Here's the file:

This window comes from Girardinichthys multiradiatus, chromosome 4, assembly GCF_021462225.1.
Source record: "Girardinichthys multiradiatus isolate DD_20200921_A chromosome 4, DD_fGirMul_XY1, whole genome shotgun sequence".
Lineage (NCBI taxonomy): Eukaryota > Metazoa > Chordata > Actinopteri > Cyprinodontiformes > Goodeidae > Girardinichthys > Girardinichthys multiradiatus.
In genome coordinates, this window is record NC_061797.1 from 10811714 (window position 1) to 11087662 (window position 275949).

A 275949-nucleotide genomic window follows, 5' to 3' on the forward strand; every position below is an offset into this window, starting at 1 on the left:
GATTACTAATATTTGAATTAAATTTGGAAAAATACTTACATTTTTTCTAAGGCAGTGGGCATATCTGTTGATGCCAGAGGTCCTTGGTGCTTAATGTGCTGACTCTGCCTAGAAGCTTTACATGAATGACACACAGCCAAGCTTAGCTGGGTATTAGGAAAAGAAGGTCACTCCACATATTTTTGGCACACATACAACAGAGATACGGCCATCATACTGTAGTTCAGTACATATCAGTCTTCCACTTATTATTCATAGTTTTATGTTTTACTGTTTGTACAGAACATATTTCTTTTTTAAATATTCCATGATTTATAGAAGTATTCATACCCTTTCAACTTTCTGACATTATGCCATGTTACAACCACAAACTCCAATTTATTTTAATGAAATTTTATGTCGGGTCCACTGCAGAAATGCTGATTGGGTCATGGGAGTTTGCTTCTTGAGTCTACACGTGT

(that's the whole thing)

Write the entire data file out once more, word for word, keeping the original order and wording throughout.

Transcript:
This window comes from Girardinichthys multiradiatus, chromosome 4, assembly GCF_021462225.1.
Source record: "Girardinichthys multiradiatus isolate DD_20200921_A chromosome 4, DD_fGirMul_XY1, whole genome shotgun sequence".
Lineage (NCBI taxonomy): Eukaryota > Metazoa > Chordata > Actinopteri > Cyprinodontiformes > Goodeidae > Girardinichthys > Girardinichthys multiradiatus.
In genome coordinates, this window is record NC_061797.1 from 10811714 (window position 1) to 11087662 (window position 275949).

A 275949-nucleotide genomic window follows, 5' to 3' on the forward strand; every position below is an offset into this window, starting at 1 on the left:
GATTACTAATATTTGAATTAAATTTGGAAAAATACTTACATTTTTTCTAAGGCAGTGGGCATATCTGTTGATGCCAGAGGTCCTTGGTGCTTAATGTGCTGACTCTGCCTAGAAGCTTTACATGAATGACACACAGCCAAGCTTAGCTGGGTATTAGGAAAAGAAGGTCACTCCACATATTTTTGGCACACATACAACAGAGATACGGCCATCATACTGTAGTTCAGTACATATCAGTCTTCCACTTATTATTCATAGTTTTATGTTTTACTGTTTGTACAGAACATATTTCTTTTTTAAATATTCCATGATTTATAGAAGTATTCATACCCTTTCAACTTTCTGACATTATGCCATGTTACAACCACAAACTCCAATTTATTTTAATGAAATTTTATGTCGGGTCCACTGCAGAAATGCTGATTGGGTCATGGGAGTTTGCTTCTTGAGTCTACACGTGT